Posted on Friday 18th January 2008
Football fans are turning away from the game and will never return unless fundamental changes are made to the way the game is organised, according to a book published by a researcher at Birmingham Business School.
Professor John Samuels, in his book ‘The Beautiful Game is Over’, says that the elite clubs dominate, the ‘also ran’ clubs are becoming of little importance and that the Premier League, although successful globally, is based on the glamour of the top few clubs.
He states that success in football is attributed to the club owners and the club’s spending power. Clubs that do not have the cash to buy players and pay high wages are never going to be able to compete on a level playing field with the more wealthy clubs. For many people, the excitement of the game is diminished because of the predictability of the results and this is beginning to affect ticket sales.
As with the globalisation of any industry, the rich companies become richer and the others struggle for survival. Professor John Samuels says, ‘In football, money, combined with good leadership, can buy success. The people running the Premier League do not care where the money comes from that is invested in the game. New owners invest in clubs either to help build up a profitable global sporting business, to enhance their status, particularly their international status, or for political reasons. They have no allegiance to the town, region or country in which they are investing. Clubs are taken over by those who have enough money to buy them, irrespective of the source of their wealth.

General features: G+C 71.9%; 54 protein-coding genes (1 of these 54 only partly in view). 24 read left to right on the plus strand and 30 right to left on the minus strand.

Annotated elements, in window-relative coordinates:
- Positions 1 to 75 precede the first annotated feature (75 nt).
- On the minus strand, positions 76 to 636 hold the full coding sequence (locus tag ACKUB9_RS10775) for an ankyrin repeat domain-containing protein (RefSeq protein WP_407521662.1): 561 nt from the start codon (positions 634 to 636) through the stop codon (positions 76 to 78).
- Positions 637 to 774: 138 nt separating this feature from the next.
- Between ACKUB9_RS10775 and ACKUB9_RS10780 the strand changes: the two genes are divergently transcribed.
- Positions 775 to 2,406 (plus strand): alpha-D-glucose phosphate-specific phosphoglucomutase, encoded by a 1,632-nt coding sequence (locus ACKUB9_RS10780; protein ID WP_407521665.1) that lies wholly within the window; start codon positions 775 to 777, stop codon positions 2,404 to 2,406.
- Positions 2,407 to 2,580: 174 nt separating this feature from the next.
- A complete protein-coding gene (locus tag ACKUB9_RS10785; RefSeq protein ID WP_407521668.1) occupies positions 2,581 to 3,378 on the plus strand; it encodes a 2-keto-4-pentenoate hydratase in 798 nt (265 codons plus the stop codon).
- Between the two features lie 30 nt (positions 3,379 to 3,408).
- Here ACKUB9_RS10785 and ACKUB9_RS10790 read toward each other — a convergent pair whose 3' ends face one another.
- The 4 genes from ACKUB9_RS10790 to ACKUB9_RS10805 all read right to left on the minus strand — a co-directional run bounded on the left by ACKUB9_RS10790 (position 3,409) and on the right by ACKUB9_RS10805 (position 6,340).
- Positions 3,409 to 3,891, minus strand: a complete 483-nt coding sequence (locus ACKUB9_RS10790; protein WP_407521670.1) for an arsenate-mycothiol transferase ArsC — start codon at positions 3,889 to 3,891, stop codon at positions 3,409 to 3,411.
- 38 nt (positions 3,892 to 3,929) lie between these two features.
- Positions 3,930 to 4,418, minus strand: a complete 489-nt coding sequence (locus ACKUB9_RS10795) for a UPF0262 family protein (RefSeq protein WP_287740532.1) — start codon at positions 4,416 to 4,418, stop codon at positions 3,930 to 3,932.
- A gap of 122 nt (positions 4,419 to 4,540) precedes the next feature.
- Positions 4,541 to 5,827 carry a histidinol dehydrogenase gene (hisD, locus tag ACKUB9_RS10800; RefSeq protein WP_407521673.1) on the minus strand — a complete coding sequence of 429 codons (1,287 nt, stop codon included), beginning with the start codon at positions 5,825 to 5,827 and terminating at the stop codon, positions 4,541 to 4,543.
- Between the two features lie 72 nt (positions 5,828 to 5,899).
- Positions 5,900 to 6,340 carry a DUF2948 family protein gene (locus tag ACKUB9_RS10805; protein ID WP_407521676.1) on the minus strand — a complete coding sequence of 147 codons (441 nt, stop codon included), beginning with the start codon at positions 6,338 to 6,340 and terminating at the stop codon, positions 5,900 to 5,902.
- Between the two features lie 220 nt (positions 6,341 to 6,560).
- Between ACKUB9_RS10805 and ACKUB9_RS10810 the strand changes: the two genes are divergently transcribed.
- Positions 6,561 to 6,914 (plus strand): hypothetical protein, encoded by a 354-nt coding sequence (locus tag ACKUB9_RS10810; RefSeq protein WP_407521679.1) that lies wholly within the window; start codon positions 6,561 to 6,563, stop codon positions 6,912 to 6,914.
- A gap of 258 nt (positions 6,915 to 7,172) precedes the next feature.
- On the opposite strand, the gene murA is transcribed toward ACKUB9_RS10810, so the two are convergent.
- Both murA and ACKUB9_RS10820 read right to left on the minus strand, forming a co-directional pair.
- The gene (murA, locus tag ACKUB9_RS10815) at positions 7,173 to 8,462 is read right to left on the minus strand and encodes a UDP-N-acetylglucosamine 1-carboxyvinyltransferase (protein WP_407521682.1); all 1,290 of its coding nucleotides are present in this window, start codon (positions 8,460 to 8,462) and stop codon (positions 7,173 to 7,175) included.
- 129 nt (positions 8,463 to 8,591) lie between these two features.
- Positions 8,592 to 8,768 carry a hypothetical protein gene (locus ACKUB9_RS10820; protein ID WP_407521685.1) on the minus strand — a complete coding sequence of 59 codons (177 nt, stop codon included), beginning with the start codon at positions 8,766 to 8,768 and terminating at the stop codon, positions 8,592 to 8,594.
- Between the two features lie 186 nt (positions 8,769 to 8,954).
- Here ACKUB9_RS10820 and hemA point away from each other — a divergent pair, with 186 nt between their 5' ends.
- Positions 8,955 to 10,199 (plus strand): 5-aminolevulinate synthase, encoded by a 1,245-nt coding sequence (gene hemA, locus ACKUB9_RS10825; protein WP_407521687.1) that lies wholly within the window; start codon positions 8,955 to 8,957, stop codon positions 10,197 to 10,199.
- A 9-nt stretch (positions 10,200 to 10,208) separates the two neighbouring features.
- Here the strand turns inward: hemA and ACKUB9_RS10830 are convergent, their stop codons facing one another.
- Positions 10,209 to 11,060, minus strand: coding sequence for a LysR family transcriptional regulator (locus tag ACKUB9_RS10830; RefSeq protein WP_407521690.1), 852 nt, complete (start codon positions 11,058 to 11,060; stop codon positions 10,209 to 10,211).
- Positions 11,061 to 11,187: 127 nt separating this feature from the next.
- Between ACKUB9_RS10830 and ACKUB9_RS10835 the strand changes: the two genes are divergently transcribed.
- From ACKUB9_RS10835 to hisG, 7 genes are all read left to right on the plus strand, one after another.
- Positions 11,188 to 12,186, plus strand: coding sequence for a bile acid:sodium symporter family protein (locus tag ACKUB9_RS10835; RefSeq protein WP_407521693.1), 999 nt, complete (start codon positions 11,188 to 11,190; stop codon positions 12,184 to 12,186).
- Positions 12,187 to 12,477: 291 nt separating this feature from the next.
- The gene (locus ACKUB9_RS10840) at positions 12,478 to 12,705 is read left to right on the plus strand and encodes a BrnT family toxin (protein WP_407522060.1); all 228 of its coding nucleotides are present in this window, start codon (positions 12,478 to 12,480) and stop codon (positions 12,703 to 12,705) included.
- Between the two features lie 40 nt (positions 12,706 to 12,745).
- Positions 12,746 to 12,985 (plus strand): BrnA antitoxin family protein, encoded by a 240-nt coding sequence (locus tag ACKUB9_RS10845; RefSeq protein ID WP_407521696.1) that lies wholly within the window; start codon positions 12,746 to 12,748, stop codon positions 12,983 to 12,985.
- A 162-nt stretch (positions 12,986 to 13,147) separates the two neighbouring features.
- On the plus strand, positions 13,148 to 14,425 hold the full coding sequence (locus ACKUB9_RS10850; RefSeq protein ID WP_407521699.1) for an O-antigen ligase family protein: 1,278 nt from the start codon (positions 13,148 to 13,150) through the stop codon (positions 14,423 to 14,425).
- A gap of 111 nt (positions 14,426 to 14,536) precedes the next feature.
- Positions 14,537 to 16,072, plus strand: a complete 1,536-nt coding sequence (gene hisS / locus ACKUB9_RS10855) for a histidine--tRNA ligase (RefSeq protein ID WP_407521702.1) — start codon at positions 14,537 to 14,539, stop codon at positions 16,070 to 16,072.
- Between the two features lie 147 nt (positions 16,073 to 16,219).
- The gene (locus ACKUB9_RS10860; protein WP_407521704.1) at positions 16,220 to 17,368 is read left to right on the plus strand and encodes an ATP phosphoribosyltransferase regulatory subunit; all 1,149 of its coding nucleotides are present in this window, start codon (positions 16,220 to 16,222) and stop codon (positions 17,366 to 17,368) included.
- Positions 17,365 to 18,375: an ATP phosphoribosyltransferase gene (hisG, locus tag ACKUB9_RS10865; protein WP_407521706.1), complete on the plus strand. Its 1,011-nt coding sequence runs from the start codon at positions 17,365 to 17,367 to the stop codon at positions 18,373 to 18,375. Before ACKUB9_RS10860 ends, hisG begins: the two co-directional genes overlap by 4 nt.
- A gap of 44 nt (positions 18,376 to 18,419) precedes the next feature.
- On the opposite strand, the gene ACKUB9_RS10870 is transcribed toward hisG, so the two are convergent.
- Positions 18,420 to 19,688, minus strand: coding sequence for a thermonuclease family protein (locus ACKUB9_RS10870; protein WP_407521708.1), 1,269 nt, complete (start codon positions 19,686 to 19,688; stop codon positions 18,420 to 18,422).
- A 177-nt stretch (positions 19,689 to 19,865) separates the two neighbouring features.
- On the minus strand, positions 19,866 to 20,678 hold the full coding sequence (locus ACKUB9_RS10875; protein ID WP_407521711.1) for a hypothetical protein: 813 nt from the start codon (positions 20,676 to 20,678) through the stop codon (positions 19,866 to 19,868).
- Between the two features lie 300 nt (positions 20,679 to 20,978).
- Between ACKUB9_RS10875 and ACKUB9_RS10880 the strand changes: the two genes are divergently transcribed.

He continues, ‘At a local level Birmingham needs to embrace its football teams and the clubs need to attract investment. The city is not renowned for football in the same way that Manchester and Liverpool trade on their football success. Birmingham tries to sell itself as a cultural centre, and as a shopping centre, but around the world the image of the City is influenced by the status of its football teams. Football should be fundamental to the image and marketing of the city to visitors.
The main concern for the supporter is the lack of competitive balance in the Premier League and the final league positions are becoming increasingly predictable. Fans know, with reasonable certainty, which clubs will be in the top four and which clubs will be fighting relegation. At a global level the demand to watch Premier League football does not extend to the clubs lower down the rankings and only games involving the elite clubs fill overseas bars.
Football supporters are also losing out because the clubs are not investing in the grounds. Professor Samuels says, ‘There is a great deal of media hype and clever marketing surrounding the game, but the reality is very different. It is no longer a pleasant family day out. Not only do the fans have to put up with the disappointment of their teams’ lack of success, but if they go to a match they are also faced with sub-standard facilities at the football grounds.’
To create a level playing field and to make the game fairer so that every team has a chance of winning Professor Samuels suggests that the solutions could include a more equal distribution of the revenue coming into the game and the introduction of a version of salary capping similar to that in rugby league, and that adopted by the National Football League in the United States. Also needed is better scrutiny of foreign investors and their funds.
Notes to Editors
‘The Beautiful Game is Over’ by Professor John Samuels of Birmingham Business School is published by Book Guild on Friday 18th January 2008. It is available from all good book shops, www.bookguild.co.uk or by calling 02392 200080.
For further information
Kate Chapple, Press Officer, University of Birmingham, tel 0121 414 2772 or 07789 921164.